Download: Full Report
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January 2013
Washington State law provides for indefinite civil commitment of persons found to meet criteria as sexually violent predators (SVPs). The Special Commitment Center (SCC) on McNeil Island houses persons who are detained and/or committed as SVPs. The Institute was directed to study several aspects of SCC. Major findings include:

Releases: As of CY 2012, 86 residents have been released from SCC.

Treatment: 37% of residents actively participate in sex offense treatment.

Annual Reviews: A survey of legal practitioners revealed concerns about the timeliness of reviews, with mixed reports regarding the quality.

Senior Clinical Team: SCC’s group of senior clinicians and managers plays a key role in residents’ treatment progression and decision-making regarding readiness for a less restrictive alternative. Some practitioners in the legal community expressed confusion and/or concern about the team’s role.

Less Restrictive Alternatives: Confinement at the state’s Secure Community Transition facilities costs significantly more than confinement at the main facility.

The report includes a response from the Special Commitment Center.

Revised on 1/28/2013 to modify Exhibits 1 and 17.
Download: Full Report
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January 2013
The 2012 Legislature directed the Institute, in collaboration with the Washington State Gender and Justice Commission and experts on domestic violence, to update its analysis of the literature on domestic violence (DV) treatment. We were also directed to 1) report on other treatments and programs for DV offenders and the general offender population; 2) survey other states to study how misdemeanor and felony domestic violence cases are handled; and 3) report recidivism rates for DV offenders in Washington. This first report summarizes our findings regarding DV treatment and other programs and treatments.
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January 2013
The Washington State Institute for Public Policy (Institute) was directed by the 2012 Legislature to “study and report to the legislature the benefit of standardizing treatment protocols used for restoring competency to stand trial in Washington, and during what clinically appropriate time period said treatment might be expected to be effective.”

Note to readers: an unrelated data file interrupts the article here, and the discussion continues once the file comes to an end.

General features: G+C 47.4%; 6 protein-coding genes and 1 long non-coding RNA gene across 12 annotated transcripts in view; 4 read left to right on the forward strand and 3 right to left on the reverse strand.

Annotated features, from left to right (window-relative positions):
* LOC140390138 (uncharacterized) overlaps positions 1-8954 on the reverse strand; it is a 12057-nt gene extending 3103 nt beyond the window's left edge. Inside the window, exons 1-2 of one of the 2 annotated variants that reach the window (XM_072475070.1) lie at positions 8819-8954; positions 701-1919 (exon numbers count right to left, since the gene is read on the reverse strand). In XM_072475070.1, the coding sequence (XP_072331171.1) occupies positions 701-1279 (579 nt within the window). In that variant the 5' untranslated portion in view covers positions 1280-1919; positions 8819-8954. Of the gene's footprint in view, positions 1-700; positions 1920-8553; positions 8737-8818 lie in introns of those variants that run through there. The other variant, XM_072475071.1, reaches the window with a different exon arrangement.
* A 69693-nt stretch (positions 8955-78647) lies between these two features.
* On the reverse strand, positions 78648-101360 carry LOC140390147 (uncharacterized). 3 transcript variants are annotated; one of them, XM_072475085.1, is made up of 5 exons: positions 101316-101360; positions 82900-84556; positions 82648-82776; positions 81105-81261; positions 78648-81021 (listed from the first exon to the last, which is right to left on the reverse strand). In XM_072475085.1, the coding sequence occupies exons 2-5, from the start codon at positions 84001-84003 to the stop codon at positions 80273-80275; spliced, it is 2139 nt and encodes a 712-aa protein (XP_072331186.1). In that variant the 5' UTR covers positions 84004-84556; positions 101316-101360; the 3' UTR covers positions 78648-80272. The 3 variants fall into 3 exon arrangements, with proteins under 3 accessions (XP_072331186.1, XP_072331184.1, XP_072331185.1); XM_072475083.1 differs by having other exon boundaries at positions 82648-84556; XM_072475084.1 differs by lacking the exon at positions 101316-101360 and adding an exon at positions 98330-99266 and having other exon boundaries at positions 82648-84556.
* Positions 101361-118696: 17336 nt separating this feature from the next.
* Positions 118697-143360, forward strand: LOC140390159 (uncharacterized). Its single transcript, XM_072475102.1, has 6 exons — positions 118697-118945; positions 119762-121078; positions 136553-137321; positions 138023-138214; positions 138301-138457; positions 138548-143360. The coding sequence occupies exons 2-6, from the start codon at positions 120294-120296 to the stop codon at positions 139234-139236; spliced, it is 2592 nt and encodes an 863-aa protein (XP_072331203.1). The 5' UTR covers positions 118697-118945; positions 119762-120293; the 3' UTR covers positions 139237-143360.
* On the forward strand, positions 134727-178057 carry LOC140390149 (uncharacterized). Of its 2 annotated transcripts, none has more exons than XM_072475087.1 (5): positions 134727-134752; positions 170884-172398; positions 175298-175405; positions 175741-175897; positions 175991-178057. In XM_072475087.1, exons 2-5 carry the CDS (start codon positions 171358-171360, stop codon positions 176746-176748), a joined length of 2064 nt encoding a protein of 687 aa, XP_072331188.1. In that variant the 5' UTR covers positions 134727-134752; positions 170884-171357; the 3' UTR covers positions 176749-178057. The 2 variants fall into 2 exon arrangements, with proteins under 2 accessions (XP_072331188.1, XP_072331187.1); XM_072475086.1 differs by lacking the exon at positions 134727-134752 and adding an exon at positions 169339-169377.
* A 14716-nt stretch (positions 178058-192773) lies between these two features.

To conduct this work, the Institute contracted with a national expert in the field, Dr. Patricia Zapf. This report provides background on the types of interventions (treatments) used throughout the United States for the restoration of competency to stand trial, and research regarding the timelines for restoration. In addition, data on length of stay at Eastern State Hospital and Western State Hospital for incompetent defendants remanded for competence restoration are summarized.
Download: Full Report
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December 2012
The Washington State Institute for Public Policy was directed by the 2012 Legislature to review whether chemical dependency treatment in the adult and juvenile justice systems reduces crime and substance abuse. The Institute was also asked to estimate the monetary benefits and costs of these programs.

We conducted a systematic review of research studies to determine if, on average, these programs have been shown to reduce crime. To narrow our review of this vast literature, we focused on the type of chemical dependency programs funded by Washington taxpayers.

We located 55 unique studies with sufficient research rigor to include in our review. Programs for adult offenders have been evaluated more frequently than for juveniles. Of the 55 studies, 45 evaluated treatments delivered to adults while only 10 were for juveniles.

Our findings indicate a variety of chemical dependency treatments are effective at reducing crime. Recidivism is reduced by 4-9%. Some programs also have benefits that substantially exceed costs.

We found that community case management for adult substance abusers has a larger effect when coupled with “swift and certain.” This finding is consistent with an emerging trend in the criminal justice literature—that swiftness and certainty of punishment has a larger deterrent effect than the severity of punishment.
Download: Full Report
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110 FIFTH AVENUE SE, SUITE 214
P O BOX 40999
OLYMPIA, WA 98504
 
360.664.9800
institute@wsipp.wa.gov